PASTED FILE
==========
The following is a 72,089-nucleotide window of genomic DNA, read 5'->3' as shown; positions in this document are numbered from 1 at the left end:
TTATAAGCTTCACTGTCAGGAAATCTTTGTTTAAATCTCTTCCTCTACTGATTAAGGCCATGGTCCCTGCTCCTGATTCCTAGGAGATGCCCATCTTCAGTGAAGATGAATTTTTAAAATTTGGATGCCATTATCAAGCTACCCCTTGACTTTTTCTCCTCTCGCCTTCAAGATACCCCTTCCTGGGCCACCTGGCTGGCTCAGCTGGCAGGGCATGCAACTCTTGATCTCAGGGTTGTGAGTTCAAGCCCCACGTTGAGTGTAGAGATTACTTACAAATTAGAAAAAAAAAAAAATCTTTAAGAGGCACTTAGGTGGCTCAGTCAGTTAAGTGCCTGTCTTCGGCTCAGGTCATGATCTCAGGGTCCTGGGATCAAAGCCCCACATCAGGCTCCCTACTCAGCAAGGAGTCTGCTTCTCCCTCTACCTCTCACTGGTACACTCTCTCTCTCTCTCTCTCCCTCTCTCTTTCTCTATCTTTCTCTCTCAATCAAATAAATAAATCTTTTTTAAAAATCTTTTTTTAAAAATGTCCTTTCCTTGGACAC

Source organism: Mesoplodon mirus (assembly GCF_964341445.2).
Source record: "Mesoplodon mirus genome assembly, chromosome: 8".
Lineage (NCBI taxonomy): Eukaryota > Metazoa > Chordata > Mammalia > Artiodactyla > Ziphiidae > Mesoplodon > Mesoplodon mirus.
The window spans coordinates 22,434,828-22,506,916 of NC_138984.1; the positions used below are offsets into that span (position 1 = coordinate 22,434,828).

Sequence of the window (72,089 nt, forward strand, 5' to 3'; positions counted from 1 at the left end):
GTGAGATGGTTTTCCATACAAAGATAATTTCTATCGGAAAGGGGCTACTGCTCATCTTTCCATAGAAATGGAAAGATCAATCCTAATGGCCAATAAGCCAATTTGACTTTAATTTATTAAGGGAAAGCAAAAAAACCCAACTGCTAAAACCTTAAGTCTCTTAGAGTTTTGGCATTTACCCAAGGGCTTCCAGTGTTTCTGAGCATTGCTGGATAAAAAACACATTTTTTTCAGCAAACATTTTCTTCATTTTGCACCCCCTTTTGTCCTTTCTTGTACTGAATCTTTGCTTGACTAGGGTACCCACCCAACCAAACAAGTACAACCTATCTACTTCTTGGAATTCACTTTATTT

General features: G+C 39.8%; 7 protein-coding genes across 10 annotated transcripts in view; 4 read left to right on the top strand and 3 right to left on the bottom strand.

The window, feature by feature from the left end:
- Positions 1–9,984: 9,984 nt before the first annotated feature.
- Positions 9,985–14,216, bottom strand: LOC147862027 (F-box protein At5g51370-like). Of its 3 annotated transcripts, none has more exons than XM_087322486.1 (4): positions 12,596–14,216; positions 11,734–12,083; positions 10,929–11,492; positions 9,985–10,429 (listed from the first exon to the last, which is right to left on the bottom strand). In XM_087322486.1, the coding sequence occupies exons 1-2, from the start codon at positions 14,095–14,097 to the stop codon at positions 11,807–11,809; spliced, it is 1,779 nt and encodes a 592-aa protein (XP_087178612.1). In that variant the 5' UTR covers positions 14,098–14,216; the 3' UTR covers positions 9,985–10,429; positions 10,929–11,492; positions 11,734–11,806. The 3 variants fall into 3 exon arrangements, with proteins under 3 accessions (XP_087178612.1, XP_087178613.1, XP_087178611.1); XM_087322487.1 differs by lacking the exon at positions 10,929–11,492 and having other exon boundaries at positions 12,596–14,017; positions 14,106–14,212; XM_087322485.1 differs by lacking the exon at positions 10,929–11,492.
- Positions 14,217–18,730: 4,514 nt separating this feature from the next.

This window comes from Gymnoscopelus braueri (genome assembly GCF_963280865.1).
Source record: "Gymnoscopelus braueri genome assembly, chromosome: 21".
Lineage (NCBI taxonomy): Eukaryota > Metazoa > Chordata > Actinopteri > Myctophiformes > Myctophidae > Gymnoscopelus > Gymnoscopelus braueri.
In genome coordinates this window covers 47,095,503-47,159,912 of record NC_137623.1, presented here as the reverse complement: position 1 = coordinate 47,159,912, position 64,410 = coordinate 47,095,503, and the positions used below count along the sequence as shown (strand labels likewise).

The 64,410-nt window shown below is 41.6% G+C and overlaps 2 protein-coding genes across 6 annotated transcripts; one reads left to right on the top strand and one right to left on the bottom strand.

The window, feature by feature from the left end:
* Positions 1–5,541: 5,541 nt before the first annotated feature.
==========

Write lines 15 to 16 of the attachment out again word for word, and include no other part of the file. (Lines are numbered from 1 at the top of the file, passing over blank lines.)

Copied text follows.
Source record: "Gymnoscopelus braueri genome assembly, chromosome: 21".
Lineage (NCBI taxonomy): Eukaryota > Metazoa > Chordata > Actinopteri > Myctophiformes > Myctophidae > Gymnoscopelus > Gymnoscopelus braueri.